Figures supplied by the Turkish National Police show EU countries often refuse extradition requests by Turkey for terror suspects, exacerbating fears that terrorists find a safe haven in Europe while on the run from Turkish authorities
According to figures by the Turkish National Police, EU member countries approved extradition requests for only 56 terror suspects out of 657 wanted by Turkey. This number is extremely low compared to extradition requests fulfilled for people wanted for other charges. They also apparently serve as an indicator of how Europe is reluctant in terms of counter-terrorism cooperation, a grievance long held by critics of European countries who claim terrorists are deliberately provided with shelter.
Fifty-six suspects were among those wanted by international warrant. The majority of denied extradition requests are related to the terrorist PKK organization, which fights for Kurdish self-rule in Turkey through terror attacks targeting security forces and civilians alike. Other denied requests are related to far-left terror organizations, according to the figures.
European countries are more willing to extradite suspects involved in other crimes such as homicide and drug trafficking, as 85 percent of extradition requests have been accepted.
Blatant refusal of requests could be due to a loose definition of political asylum in European countries that allows alleged terrorists to exploit legal loopholes to take shelter in those countries citing political persecution in Turkey. Out of 657 extradition requests by Turkey, 227 were denied by European countries on the grounds that suspects were asylum seekers. But it still does not explain how members of the PKK, the Revolutionary People's Liberation Party-Front (DHKP-C) and other groups designated as terrorist organizations by the EU can find a safe harbor there. Moreover, by granting asylum to terror suspects, EU countries openly violate a binding U.N. resolution. Resolution 1373 orders U.N. member countries to take appropriate measures to ensure that asylum seekers had not planned, facilitated or participated in terrorist acts before they are granted refugee status.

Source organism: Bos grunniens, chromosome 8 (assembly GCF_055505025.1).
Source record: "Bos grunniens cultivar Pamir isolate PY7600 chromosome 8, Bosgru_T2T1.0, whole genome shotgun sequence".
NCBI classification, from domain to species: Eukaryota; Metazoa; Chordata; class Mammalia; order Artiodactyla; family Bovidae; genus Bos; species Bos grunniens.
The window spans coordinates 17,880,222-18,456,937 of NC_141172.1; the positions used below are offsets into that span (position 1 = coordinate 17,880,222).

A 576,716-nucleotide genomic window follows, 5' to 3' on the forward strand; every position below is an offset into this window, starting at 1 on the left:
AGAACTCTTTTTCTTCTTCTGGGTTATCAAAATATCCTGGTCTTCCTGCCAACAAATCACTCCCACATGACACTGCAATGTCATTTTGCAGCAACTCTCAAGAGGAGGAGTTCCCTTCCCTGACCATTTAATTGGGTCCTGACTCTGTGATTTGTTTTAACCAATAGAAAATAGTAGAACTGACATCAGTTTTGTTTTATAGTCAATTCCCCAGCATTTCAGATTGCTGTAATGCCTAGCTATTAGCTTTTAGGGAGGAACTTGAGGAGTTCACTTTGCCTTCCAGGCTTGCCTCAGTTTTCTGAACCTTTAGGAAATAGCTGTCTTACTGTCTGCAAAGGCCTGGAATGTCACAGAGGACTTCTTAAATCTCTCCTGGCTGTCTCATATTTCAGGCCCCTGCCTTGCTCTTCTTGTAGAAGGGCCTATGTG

Critics of the EU's counter-terrorism efforts claim EU countries even go as far as preventing extradition of terror suspects to Turkey, even when they were detained in a country outside the EU, citing that the suspect has refugee status in an EU country. A total of 118 extradition requests by Turkey were rejected on the grounds that the wanted suspects had EU citizenship in the country they resided in. Requests for extradition of some members the DHKP-C who were detained in Croatia, which was not a member of the EU at the time of their detention, and Moldova were reportedly blocked by EU countries.
Authorities in EU countries used to reject requests in the past on the grounds that Turkey had the death penalty. Turkey abolished capital punishment in 2004, and the heaviest sentence in force is an aggravated life sentence, though it is rarely handed down by Turkish courts, except for serious offences. Still, it provides an excuse, for instance, for Germany, to deny requests by Turkey. Germany has refused extradition of 27 terror suspects so far, citing the possibility of aggravated life sentence awaiting them in Turkey.
The DHKP-C is among the terrorist organizations whose members enjoyed a free life in European countries, particularly in Turkey's neighbor Greece. Greek courts denied the extraditions of 37 DHKP-C members to Turkey while they travel to Turkey to carry out terror attacks.